Musselburgh New Bridge is a fine example of a Rennie bridge and one of his Scottish bridges that were influential in his later designs for Waterloo, Southwark and London bridges. The bridge is a 5-span masonry arch bridge built of grey-yellow sandstone, spanning the River Esk in the East Lothian town, near Edinburgh. The Musselburgh New Bridge was built as part of the Edinburgh-Berwick-London post road that later became the main A1 trunk road between Edinburgh and London, and it was an important transport link before railways became dominant.
Rennie’s design drawings are dated 1803, and the bridge was built between 1806 and 1808. It has Rennie’s characteristic low-rise elliptical arches varying from 11.3m to 14m span, with a total span of 73m, and has a low soffit height of just over 4m above water level. The 2m thick bridge piers and semi-circular cutwaters were originally supported on timber piles, with the two central piers standing in the river and the other four on the wide river banks. The design gives a near-level road surface in contrast to many contemporary bridges built in Rennie’s time and before. An example is the Old Bridge, a few hundred metres upstream, which has a significant level difference between the deck and the banks, connected by steep steps.
The comments of a local farmer making the crossing of the Rennie’s new bridge at Musselburgh, put its near-level deck in context. “Brig,” answered the man in response to the query of a Magistrate in the company of Rennie, “it’s nae brig ava; ye neither ken whan ye’re on’t, nor whan ye’re aff’t.”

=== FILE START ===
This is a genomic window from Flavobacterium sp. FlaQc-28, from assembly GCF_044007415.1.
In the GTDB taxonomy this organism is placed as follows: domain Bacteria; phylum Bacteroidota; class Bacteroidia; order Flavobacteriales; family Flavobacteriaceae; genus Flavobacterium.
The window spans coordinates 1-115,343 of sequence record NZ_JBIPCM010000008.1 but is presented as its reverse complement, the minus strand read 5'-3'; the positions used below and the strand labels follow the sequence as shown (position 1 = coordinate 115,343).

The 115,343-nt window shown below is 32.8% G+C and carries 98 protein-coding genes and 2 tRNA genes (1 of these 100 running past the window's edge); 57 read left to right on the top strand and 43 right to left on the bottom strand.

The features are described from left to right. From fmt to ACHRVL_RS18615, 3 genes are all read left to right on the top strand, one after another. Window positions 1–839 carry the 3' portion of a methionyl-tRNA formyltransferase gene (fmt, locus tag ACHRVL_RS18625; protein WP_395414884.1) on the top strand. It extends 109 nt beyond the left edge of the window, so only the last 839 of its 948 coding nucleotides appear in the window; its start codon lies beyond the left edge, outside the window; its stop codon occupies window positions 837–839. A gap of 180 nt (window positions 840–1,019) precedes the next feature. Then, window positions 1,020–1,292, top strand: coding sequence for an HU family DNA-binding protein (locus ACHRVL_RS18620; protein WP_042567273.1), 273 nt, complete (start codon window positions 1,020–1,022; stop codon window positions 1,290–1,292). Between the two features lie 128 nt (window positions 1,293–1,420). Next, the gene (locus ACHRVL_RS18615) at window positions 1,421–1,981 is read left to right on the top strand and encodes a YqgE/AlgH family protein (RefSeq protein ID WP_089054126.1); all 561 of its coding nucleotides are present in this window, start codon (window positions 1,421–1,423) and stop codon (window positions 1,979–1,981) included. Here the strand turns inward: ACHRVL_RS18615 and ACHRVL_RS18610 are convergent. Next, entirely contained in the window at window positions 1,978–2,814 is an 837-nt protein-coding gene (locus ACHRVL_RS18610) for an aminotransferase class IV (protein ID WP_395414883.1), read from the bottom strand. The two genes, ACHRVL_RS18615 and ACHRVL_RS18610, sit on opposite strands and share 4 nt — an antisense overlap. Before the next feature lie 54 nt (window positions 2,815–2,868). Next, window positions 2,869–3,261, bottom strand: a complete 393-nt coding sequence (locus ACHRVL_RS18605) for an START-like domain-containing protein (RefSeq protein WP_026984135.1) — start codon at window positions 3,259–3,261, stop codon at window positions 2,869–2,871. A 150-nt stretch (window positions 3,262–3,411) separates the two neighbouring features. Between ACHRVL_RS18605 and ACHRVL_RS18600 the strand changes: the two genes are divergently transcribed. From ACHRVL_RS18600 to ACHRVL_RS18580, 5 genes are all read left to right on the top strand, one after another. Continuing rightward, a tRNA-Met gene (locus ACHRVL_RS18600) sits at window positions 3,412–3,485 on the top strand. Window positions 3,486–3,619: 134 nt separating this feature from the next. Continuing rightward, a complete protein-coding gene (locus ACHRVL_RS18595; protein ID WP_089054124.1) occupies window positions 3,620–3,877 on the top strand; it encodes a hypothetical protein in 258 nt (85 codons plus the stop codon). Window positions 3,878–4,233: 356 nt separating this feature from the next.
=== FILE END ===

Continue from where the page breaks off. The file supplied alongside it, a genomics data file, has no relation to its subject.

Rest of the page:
Over time, road traffic began to compete with rail, and the new tram route over the bridge in the 20th century added to both to the bridge loading and vehicle congestion. In 1923, Musselburgh Corporation decided to have the bridge repaired and widened, to maintain the now-vital trunk route. The consulting engineers were Blyth & Blyth of Edinburgh.
Although the use of reinforced concrete was common by this time it was decided to retain the original stone arches as far as possible and most of the original stonework was reused. The piers were founded on concrete piles, the top of which were 3m below the river bed, and during excavation, the original timber piles were found to be in good condition. The original width of the bridge was 10.5m between the parapets, and this was widened to 16.2m, with all of the extension being on the eastern, seaward side. The bridge carries less traffic since the new A1 bypassed the town, but it is still in daily use as the main route through Musselburgh, some 220 years after it was originally built.
The bridge is a ‘B’ listed structure, most likely because of the widening works, as Rennie’s contemporary Kelso Bridge and Telford’s later Dean Bridge are ‘A’ listed, but basically unaltered.
A metal plaque on the north parapet of the bridge notes ‘This bridge was built by John Rennie, Engineer, 1806*. Repaired and widened 1924-5. Alexander Mitchell, Provost, Blyth & Blyth, Engineers, John Angus and Sons, Contractors’.
*The bridge was actually completed in 1808.